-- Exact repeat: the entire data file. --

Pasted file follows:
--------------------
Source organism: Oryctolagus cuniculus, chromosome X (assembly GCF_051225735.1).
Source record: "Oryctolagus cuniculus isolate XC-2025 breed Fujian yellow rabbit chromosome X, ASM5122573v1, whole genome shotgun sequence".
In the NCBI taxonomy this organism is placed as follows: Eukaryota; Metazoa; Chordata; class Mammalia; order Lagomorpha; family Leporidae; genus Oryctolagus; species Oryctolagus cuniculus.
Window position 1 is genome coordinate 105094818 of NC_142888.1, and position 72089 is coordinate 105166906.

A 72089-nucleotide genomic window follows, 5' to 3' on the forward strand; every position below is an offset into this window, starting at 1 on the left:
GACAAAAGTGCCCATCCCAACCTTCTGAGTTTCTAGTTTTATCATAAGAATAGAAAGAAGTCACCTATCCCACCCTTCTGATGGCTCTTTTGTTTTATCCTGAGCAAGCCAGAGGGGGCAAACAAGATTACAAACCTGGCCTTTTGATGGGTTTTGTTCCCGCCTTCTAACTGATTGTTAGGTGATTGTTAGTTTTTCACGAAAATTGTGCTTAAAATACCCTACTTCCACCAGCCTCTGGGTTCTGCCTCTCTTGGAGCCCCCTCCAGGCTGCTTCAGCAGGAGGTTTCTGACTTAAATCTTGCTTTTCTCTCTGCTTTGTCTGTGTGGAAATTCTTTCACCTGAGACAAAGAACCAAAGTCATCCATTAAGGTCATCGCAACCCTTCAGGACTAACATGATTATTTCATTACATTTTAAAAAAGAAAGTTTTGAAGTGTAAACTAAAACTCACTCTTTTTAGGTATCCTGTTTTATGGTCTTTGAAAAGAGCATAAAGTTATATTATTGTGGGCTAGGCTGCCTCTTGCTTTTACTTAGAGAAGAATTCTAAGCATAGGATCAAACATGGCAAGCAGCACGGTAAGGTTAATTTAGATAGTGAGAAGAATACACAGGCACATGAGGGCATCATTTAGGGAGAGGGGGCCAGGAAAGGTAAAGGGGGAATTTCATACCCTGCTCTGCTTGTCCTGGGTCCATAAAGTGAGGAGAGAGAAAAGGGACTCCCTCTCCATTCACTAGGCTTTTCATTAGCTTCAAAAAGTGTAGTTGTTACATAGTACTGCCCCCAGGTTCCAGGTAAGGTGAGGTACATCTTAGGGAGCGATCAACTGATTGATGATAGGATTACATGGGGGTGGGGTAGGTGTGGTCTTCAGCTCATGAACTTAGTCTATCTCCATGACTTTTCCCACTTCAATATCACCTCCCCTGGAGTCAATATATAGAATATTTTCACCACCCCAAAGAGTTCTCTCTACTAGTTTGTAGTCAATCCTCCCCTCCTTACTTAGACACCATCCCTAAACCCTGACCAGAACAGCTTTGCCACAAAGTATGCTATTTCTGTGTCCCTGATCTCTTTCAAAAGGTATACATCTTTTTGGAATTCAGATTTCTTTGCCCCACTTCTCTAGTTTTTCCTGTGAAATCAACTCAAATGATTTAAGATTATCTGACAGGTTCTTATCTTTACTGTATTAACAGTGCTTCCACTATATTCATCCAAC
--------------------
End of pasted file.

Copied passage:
Source organism: Oryctolagus cuniculus, chromosome X (assembly GCF_051225735.1).
Source record: "Oryctolagus cuniculus isolate XC-2025 breed Fujian yellow rabbit chromosome X, ASM5122573v1, whole genome shotgun sequence".
In the NCBI taxonomy this organism is placed as follows: Eukaryota; Metazoa; Chordata; class Mammalia; order Lagomorpha; family Leporidae; genus Oryctolagus; species Oryctolagus cuniculus.
Window position 1 is genome coordinate 105094818 of NC_142888.1, and position 72089 is coordinate 105166906.

A 72089-nucleotide genomic window follows, 5' to 3' on the forward strand; every position below is an offset into this window, starting at 1 on the left:
GACAAAAGTGCCCATCCCAACCTTCTGAGTTTCTAGTTTTATCATAAGAATAGAAAGAAGTCACCTATCCCACCCTTCTGATGGCTCTTTTGTTTTATCCTGAGCAAGCCAGAGGGGGCAAACAAGATTACAAACCTGGCCTTTTGATGGGTTTTGTTCCCGCCTTCTAACTGATTGTTAGGTGATTGTTAGTTTTTCACGAAAATTGTGCTTAAAATACCCTACTTCCACCAGCCTCTGGGTTCTGCCTCTCTTGGAGCCCCCTCCAGGCTGCTTCAGCAGGAGGTTTCTGACTTAAATCTTGCTTTTCTCTCTGCTTTGTCTGTGTGGAAATTCTTTCACCTGAGACAAAGAACCAAAGTCATCCATTAAGGTCATCGCAACCCTTCAGGACTAACATGATTATTTCATTACATTTTAAAAAAGAAAGTTTTGAAGTGTAAACTAAAACTCACTCTTTTTAGGTATCCTGTTTTATGGTCTTTGAAAAGAGCATAAAGTTATATTATTGTGGGCTAGGCTGCCTCTTGCTTTTACTTAGAGAAGAATTCTAAGCATAGGATCAAACATGGCAAGCAGCACGGTAAGGTTAATTTAGATAGTGAGAAGAATACACAGGCACATGAGGGCATCATTTAGGGAGAGGGGGCCAGGAAAGGTAAAGGGGGAATTTCATACCCTGCTCTGCTTGTCCTGGGTCCATAAAGTGAGGAGAGAGAAAAGGGACTCCCTCTCCATTCACTAGGCTTTTCATTAGCTTCAAAAAGTGTAGTTGTTACATAGTACTGCCCCCAGGTTCCAGGTAAGGTGAGGTACATCTTAGGGAGCGATCAACTGATTGATGATAGGATTACATGGGGGTGGGGTAGGTGTGGTCTTCAGCTCATGAACTTAGTCTATCTCCATGACTTTTCCCACTTCAATATCACCTCCCCTGGAGTCAATATATAGAATATTTTCACCACCCCAAAGAGTTCTCTCTACTAGTTTGTAGTCAATCCTCCCCTCCTTACTTAGACACCATCCCTAAACCCTGACCAGAACAGCTTTGCCACAAAGTATGCTATTTCTGTGTCCCTGATCTCTTTCAAAAGGTATACATCTTTTTGGAATTCAGATTTCTTTGCCCCACTTCTCTAGTTTTTCCTGTGAAATCAACTCAAATGATTTAAGATTATCTGACAGGTTCTTATCTTTACTGTATTAACAGTGCTTCCACTATATTCATCCAAC